Why Crazy Chess Girl?

I guess it’s time to explain my crazy name.  Well, it is a long story and I will spare you from all the details but I will tell you that since I was six years old I had played chess competitively, and chess had been a huge part of my life.  My whole childhood was about travelling from one tournament to another whether it was a regular competition, or regionalChess, national or international.  I spent so much time preparing for games, studying openings, competing and traveling that I do not have many memories about much else.

The most fun part was having an ability to travel abroad from an early age, meeting people of different nationalities and representing my own country in European and World championships.  Perhaps that was the beginning of my quest for crossing borders and looking for unique people. Ever since I have loved meeting people from all around the world and learning about their cultures.

Chess also made me highly competitive, analytical and focused.  I still love winning no matter what I am doing, I love to analyse things and calculate moves ahead and I can read a book in the middle of chaos and not hear a thing. Sitting in front of a chess board, ignoring anything or anyone around you and focusing only on the next 5 moves for sometimes 6-8 hours straight might sound insane.  But that’s what I did for almost two decades.

On the other hand,  there were things that I really didn’t like such as others constantly having high expectations of you.  Coaches, parents, teachers, everyone is expecting you to win especially if you won before!  The more you win, the more others take it for granted and next time expect from you even better results. But it is impossible to always win.  At some point you are going to lose, and I was never good at it.  I hated losing and I put even more pressure on myself when I did.  After almost 20 years, I quit when I was the best in my game.

You might ask why, why did I quit?  I did it because there is no future in chess.  When you are a kid, it is one thing to compete in your own age group and try to win a medal and diploma.  But you cannot live on medals and diplomas.  You can tape the wall with them instead of a wallpaper but they won’t pay the bills.  When you are an adult, you either become professional or quit. Being professional requires putting many hours every day in practicing and there is not much left for anything else in life. Does it pay the bills?  Yes, if you play a sport that is highly popular and has lots of viewers. Chess? That was never popular.  Some people do not even consider it a sport.  After all, we have our own olympiad because we cannot compete in the Olympics as the International Olympic Committee does not recognize chess as an Olympic game.  They do recognize it as a sport though but not an Olympic sport!  But a combination of being a woman and playing chess makes completely impossible to earn the living unless you are one of the best in the world.  For some reason, men have it easier or at least, I always knew more professional male than female chess players.  So yes, I quit.  I am not a quitter but I know how to exit.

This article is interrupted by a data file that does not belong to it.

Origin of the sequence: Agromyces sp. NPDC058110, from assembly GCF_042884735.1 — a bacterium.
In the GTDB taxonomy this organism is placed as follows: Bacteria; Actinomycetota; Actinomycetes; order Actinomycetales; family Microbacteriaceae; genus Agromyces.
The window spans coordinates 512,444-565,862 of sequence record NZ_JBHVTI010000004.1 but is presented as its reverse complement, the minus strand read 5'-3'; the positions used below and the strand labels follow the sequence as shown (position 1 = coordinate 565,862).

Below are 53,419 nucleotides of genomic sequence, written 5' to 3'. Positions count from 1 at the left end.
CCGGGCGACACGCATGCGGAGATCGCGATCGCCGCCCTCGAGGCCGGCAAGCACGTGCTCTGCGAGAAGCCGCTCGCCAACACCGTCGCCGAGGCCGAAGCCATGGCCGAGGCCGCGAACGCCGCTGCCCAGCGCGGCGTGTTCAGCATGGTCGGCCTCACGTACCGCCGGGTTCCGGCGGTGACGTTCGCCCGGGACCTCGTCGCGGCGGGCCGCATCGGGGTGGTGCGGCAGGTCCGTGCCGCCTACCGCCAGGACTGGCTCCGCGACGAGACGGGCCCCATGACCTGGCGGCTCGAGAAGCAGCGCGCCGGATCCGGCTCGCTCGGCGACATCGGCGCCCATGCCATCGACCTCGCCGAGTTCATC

So that explains the “chess” part.  What makes me crazy?  When I was young, I did crazy stuff.  Now when I look back, sometimes I am horrified.  I guess I am lucky that nothing bad ever happened to me and I didn’t have to live with the consequences. But being crazy is not always bad.  Sometimes I think craziness is what makes us different.  And after all, it is such a great word, isn’t it?

Crazy in love.  Takes all crazy chances.  Crazy about you… or chocolate.